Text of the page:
By Tony Hall
The Fund for Lake George, a lake protection organization based in Lake George Village, “is truly a fund, both in name and in function,” according to Jeff Killeen, the chairman of its Board of Trustees.
At the group’s annual meeting, held at the Sagamore resort in Bolton Landing July 6, Killeen announced that it will raise ten million dollars to create a “Forever Fund,” an endowment that will protect Lake George into perpetuity.
According to Killeen, sixty five percent of the ten million dollar goal – or $6.5 million – has already been raised.
“We are on target to reach our ten million dollar goal by the end of 2020,” said Killeen.
Since 2013, Killeen said, The Fund’s donors have helped make it possible for the organization to spend $1 million every year to prevent the spread of invasive species and stop pollution from wastewater, road salt and urban runoff.
With its “Forever Fund,” the organization’s annual spending will double, Killeen said.
“With a ten million dollar endowment, we can take this work to the next level, financing our operations from what we earn from investments and putting every dollar donated directly into programs that protect Lake George,” said Killeen.
Killeen said, “to protect Lake George for the ages, you need science-based policy, using the best data available, and best-in-class partners. But you also need investment. An unfunded strategy may be interesting to study, but it’s not effective.”
In 2019, The Fund will contribute nearly $250,000 to state agencies and local governments for projects and programs to protect Lake George.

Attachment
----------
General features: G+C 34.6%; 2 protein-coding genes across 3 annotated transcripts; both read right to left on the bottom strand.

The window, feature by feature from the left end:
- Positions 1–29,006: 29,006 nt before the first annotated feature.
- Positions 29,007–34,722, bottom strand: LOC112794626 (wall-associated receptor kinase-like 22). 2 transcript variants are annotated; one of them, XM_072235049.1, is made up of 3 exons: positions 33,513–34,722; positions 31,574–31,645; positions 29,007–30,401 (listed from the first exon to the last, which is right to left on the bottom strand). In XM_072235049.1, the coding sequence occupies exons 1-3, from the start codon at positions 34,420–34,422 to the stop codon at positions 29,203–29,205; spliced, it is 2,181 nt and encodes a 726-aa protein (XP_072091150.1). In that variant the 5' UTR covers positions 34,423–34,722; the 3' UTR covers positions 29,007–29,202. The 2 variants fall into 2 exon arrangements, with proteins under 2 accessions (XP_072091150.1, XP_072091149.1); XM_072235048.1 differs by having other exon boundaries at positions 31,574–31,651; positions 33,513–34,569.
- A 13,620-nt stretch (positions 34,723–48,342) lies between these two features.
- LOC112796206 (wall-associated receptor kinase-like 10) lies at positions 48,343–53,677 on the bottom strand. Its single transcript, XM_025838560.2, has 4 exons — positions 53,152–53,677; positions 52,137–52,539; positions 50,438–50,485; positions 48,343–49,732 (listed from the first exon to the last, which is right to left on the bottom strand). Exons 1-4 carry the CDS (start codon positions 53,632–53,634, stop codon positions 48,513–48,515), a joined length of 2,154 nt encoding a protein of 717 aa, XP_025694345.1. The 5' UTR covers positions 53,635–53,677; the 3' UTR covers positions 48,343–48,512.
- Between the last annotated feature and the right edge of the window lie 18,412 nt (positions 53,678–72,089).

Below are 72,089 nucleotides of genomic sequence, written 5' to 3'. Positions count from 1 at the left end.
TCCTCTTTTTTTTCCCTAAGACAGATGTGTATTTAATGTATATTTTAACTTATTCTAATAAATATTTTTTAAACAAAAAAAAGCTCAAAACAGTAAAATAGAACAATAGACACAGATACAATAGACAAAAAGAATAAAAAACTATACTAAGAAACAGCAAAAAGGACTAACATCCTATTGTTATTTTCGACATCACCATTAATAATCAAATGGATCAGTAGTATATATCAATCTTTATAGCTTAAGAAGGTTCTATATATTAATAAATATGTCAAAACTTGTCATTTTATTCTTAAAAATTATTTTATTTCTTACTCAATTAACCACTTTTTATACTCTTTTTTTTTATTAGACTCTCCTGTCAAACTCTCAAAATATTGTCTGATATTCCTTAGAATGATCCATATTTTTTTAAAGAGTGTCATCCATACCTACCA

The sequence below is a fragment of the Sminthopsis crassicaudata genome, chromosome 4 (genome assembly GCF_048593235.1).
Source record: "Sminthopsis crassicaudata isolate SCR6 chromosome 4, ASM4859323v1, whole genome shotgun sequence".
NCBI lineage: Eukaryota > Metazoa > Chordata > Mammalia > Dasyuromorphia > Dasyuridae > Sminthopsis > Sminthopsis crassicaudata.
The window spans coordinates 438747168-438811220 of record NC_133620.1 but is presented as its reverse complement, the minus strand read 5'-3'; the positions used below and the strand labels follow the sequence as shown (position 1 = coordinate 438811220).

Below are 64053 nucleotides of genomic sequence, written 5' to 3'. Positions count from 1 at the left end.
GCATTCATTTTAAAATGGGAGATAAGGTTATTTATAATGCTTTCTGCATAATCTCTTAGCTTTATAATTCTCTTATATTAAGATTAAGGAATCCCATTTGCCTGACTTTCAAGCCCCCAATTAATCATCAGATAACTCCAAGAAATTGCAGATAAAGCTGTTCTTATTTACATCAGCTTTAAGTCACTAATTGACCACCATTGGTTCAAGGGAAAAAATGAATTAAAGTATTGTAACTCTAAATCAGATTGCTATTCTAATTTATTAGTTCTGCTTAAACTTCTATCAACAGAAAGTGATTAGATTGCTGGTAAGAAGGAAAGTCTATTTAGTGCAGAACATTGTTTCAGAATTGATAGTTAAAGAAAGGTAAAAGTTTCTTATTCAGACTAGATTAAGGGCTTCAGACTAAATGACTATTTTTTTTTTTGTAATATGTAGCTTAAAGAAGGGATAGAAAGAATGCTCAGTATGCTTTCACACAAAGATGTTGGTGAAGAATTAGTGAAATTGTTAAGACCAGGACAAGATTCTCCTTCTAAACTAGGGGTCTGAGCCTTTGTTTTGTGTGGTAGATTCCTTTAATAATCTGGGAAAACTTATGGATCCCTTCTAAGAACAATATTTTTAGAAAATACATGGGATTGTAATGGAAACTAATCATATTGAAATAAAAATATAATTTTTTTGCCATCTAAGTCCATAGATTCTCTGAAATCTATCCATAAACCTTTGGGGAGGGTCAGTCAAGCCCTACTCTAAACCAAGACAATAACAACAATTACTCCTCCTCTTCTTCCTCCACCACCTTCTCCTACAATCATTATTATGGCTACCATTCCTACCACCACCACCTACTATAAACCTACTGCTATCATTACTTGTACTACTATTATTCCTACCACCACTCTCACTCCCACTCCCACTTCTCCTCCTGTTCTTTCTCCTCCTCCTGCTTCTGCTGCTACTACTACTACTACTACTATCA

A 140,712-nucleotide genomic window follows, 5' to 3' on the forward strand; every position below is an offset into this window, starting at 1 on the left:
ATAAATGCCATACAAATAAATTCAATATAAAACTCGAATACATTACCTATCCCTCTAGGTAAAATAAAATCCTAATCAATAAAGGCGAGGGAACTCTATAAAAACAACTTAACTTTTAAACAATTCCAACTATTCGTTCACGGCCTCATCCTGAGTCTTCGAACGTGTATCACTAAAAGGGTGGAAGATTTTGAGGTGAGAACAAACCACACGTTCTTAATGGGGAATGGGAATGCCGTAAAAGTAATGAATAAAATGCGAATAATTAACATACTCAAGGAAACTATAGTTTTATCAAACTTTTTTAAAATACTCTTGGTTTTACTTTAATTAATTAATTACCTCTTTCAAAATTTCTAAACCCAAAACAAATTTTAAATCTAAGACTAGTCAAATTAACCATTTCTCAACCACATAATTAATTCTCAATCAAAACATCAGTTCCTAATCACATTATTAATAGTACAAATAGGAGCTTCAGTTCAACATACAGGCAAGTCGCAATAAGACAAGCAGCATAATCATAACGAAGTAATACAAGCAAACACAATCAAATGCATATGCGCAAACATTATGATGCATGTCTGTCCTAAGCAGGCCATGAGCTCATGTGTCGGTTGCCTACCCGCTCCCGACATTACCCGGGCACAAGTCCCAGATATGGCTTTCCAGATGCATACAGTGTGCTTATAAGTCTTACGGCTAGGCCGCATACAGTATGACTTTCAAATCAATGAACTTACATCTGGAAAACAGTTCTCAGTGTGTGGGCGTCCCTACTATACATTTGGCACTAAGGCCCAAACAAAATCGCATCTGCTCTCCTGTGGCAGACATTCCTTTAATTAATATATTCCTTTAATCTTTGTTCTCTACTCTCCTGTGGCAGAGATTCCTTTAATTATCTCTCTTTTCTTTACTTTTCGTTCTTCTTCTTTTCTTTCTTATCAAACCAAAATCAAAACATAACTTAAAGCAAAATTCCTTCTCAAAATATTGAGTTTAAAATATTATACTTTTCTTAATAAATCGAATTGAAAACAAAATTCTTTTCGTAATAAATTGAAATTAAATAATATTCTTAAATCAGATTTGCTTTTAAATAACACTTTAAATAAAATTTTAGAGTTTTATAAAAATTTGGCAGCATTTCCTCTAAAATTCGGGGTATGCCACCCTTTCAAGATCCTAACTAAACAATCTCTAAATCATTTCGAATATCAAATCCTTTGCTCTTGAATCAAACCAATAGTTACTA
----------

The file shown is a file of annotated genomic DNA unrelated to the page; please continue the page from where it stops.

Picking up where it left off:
“These are strategic investments; we may call them grants, but they’re designed to leverage additional dollars,” said Eric Siy, The Fund’s executive director. “We’re not just handing out money. We expect returns on our investments in the form of measureable, watershed-wide environmental protection.”
For instance, The Fund donated $23,400 to New York State to help pay for a boat washing station at the new Adirondack Welcome Center on the Northway, helping to ensure that boats are free of invasive species before reaching Lake George and other Adirondack water-bodies.
“Lake George is surrounded by waterways possessing nearly 200 species,” said Siy. “A region-wide ring of protection cuts the risk of invasive species from ever reaching our shores.”
In 2020, through its partnerships as well as its own programs, The Fund will reach several of the goals it has set for itself in its mission to protect Lake George, said Siy.
“Our goal was to become a national model for reducing salt use by the end of 2020. We’re well ahead of that milestone, on track to reduce road salt by fifty percent within two years,” said Siy.
“We have also challenged ourselves and our partners to become the nation’s leader in the effective management of wastewater and storm water,” he said.
With the creation of a Council of Business Advisors, The Fund has enlisted the private sector to help reduce the use of salt, treat storm water and win state support for new and upgraded wastewater treatment plants in Lake George and Bolton.
According to Siy, at least half the 30,000 metric tons of salt that are deposited within the Lake George watershed every winter is applied to private property.
Starting this year, The Fund for Lake George will subsidize assessments of current practices at local resorts and help develop plans that will enable managers to keep their properties’ roads and parking lots clear of snow and ice without the excessive use of salt.